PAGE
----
Traditionally, VCC's Bachelor of Science in Nursing (BScN) program taught disaster nursing like any other course – using mannequins in labs. But while the mannequins were perfect patients in everyday class, students requested that emergency scenarios be a little more… lifelike.
Nursing instructor and certified health care simulationist Shirley Clarke began by recruiting other students to be "walking wounded" in small-scale exercises. By 2016, her initiative had expanded to include VCC facilities, communications, counselling, and security departments. Today, the ShakeOut Health Sciences Interprofessional Education Team (IPE) orchestrates an annual earthquake simulation on a scale unlike any in the province.
Held immediately following the annual Great B.C. ShakeOut earthquake drill, VCC's ShakeOut disaster simulation involves a full evacuation of the Broadway campus, after which students from eight different health sciences programs re-enter to find multiple "casualties" with realistic-looking wounds and blood. Some are pregnant, unconscious, or experiencing seizures. The electricity is cut, elevators are off, windows are "cracked," furniture is toppled, and a loop of chaotic noise plays on loudspeakers, all to simulate the aftermath of a major earthquake.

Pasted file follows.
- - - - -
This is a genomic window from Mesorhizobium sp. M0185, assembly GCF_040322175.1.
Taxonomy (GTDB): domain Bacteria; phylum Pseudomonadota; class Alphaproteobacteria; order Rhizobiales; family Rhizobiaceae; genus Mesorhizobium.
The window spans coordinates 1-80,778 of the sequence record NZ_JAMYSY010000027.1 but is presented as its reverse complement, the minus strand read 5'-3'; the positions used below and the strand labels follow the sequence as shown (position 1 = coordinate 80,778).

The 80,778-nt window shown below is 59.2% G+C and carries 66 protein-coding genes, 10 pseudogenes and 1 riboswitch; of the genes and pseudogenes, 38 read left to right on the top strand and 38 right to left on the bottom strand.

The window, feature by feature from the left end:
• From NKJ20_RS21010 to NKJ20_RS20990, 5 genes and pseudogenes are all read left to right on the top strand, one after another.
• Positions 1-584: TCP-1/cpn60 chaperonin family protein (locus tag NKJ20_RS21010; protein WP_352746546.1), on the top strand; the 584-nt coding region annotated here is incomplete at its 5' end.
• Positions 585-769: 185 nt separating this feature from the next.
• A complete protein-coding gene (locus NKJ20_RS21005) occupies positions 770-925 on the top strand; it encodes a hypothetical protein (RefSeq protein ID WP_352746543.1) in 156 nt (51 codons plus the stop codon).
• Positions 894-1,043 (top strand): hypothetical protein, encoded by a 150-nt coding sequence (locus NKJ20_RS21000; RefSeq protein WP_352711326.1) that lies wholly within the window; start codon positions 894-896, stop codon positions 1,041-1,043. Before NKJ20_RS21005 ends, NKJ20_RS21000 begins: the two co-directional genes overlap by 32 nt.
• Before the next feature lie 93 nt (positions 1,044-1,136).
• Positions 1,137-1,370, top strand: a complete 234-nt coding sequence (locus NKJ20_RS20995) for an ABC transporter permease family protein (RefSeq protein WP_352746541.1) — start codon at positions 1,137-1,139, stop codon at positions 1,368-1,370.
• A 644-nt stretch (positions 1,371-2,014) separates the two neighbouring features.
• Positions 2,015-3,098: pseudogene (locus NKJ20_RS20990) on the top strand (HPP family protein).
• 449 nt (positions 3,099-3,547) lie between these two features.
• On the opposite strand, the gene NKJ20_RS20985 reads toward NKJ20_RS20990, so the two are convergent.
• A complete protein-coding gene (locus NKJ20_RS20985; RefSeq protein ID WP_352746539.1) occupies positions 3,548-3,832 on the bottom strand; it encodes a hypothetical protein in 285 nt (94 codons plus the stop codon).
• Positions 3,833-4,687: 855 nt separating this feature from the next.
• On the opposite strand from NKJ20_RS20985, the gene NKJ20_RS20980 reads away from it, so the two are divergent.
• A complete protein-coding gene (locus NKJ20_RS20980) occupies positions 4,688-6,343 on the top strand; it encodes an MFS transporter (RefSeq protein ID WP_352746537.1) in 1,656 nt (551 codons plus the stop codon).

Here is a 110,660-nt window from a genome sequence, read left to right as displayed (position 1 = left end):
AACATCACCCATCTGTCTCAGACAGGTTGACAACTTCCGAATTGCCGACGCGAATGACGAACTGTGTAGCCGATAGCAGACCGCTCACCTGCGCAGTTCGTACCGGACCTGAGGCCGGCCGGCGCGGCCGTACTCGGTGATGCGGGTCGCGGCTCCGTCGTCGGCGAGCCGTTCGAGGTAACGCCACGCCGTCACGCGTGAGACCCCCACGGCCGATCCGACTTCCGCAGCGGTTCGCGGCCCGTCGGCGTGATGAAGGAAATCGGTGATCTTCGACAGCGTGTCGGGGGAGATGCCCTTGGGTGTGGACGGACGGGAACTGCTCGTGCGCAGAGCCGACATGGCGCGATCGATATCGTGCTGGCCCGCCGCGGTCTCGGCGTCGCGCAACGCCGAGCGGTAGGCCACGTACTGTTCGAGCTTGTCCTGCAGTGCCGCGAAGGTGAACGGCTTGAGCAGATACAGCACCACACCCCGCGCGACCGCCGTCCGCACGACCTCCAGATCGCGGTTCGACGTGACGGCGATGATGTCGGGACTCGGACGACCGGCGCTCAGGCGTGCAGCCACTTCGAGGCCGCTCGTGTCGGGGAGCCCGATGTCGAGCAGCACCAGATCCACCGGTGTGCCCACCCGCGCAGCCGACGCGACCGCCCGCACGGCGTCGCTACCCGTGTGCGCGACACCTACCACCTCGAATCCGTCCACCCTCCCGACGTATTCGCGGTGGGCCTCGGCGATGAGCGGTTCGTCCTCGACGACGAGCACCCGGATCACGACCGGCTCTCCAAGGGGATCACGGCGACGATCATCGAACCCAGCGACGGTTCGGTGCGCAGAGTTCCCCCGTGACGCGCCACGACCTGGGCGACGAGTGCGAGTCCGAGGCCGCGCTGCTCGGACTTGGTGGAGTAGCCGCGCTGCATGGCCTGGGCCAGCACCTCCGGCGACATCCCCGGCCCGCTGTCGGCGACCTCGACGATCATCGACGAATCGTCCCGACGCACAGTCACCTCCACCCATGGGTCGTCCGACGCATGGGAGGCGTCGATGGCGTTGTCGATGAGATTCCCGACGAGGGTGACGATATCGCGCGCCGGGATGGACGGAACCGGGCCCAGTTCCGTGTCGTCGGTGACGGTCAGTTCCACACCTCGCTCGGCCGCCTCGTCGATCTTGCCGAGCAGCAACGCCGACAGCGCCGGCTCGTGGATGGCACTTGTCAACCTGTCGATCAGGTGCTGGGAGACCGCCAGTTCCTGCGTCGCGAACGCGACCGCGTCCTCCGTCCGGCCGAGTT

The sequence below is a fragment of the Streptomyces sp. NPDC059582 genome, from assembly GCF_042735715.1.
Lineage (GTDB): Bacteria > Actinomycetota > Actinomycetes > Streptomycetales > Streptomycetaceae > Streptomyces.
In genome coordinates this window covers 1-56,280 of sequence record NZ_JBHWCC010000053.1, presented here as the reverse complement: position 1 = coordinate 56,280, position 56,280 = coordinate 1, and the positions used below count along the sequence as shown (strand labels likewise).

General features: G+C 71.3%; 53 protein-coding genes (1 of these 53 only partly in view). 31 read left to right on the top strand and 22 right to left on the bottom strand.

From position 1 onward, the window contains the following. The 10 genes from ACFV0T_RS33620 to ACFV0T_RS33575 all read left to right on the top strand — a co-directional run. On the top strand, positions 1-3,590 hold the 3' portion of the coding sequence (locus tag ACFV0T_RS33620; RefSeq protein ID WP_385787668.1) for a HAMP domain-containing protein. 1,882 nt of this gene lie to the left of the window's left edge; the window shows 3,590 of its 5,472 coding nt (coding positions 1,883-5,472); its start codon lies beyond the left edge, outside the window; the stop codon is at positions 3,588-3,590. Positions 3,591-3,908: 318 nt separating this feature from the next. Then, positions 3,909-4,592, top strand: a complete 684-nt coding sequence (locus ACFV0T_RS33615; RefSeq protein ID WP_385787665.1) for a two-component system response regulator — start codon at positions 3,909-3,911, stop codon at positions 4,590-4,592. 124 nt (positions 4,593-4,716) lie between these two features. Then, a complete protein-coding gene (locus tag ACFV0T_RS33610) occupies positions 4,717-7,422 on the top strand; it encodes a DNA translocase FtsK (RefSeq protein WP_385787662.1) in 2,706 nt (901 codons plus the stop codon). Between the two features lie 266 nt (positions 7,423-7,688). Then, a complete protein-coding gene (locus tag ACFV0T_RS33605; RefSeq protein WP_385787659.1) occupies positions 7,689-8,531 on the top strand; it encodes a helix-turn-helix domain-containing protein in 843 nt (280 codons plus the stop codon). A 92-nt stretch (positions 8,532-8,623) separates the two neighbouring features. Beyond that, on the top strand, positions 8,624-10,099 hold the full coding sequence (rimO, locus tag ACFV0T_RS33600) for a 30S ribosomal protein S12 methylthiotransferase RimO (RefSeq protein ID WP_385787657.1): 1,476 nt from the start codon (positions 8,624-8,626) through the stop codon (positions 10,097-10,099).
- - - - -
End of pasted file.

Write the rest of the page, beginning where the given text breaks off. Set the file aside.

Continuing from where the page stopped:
Facilitators guide groups of students through the building where they must work together to triage the victims. "Students learn about each other's roles," says School of Health Sciences practice education coordinator Jo-Ellen Zakoor. "Our goal is to enhance communication between health care professionals."
Following its launch, VCC's ShakeOut simulation ran for a second time in 2017, more than doubling participation by faculty, students, and volunteers.
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